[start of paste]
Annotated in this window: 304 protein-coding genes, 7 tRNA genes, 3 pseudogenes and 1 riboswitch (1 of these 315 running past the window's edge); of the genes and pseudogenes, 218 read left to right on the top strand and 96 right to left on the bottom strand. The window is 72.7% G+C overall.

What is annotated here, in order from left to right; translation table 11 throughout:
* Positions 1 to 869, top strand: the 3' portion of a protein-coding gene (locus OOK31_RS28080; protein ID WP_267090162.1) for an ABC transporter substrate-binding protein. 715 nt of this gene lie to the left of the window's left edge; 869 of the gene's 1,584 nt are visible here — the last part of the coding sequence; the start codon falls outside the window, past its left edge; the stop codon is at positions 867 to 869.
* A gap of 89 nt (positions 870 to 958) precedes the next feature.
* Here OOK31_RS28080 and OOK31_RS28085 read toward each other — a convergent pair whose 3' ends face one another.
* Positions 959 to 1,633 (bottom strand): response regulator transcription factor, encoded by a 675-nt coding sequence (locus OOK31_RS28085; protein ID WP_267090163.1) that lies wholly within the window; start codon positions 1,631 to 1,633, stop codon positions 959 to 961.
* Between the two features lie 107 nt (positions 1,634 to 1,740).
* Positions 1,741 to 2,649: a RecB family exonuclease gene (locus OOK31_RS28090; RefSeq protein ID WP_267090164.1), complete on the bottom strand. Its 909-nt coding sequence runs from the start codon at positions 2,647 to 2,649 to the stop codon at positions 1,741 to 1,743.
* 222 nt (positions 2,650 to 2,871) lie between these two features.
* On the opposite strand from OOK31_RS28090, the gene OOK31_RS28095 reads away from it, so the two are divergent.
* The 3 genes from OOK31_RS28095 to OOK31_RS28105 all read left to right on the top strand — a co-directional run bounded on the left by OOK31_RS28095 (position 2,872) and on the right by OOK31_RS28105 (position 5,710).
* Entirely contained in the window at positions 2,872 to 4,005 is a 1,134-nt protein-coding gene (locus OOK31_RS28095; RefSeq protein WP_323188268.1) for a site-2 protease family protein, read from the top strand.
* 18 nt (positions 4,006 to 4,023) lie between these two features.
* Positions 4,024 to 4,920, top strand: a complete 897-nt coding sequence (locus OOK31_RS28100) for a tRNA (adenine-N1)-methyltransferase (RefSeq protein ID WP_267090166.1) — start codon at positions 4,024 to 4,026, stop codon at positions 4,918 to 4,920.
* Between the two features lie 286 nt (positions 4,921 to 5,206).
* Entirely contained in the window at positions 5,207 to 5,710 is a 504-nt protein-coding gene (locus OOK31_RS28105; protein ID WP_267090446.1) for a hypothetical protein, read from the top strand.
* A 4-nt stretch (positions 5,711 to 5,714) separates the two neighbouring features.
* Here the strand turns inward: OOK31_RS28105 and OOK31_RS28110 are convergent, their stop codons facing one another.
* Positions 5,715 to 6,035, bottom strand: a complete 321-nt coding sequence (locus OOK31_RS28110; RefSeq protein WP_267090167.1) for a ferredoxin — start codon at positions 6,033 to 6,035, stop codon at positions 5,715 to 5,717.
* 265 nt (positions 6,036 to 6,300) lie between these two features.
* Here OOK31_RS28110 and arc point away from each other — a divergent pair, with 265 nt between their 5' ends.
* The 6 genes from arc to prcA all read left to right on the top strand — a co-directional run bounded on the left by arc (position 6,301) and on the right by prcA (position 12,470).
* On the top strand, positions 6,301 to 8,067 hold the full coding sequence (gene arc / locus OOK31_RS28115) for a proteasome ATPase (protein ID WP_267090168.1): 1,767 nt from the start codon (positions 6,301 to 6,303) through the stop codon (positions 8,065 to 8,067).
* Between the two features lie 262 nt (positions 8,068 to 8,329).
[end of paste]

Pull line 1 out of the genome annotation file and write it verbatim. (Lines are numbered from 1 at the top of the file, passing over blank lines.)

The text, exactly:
Annotated in this window: 304 protein-coding genes, 7 tRNA genes, 3 pseudogenes and 1 riboswitch (1 of these 315 running past the window's edge); of the genes and pseudogenes, 218 read left to right on the top strand and 96 right to left on the bottom strand. The window is 72.7% G+C overall.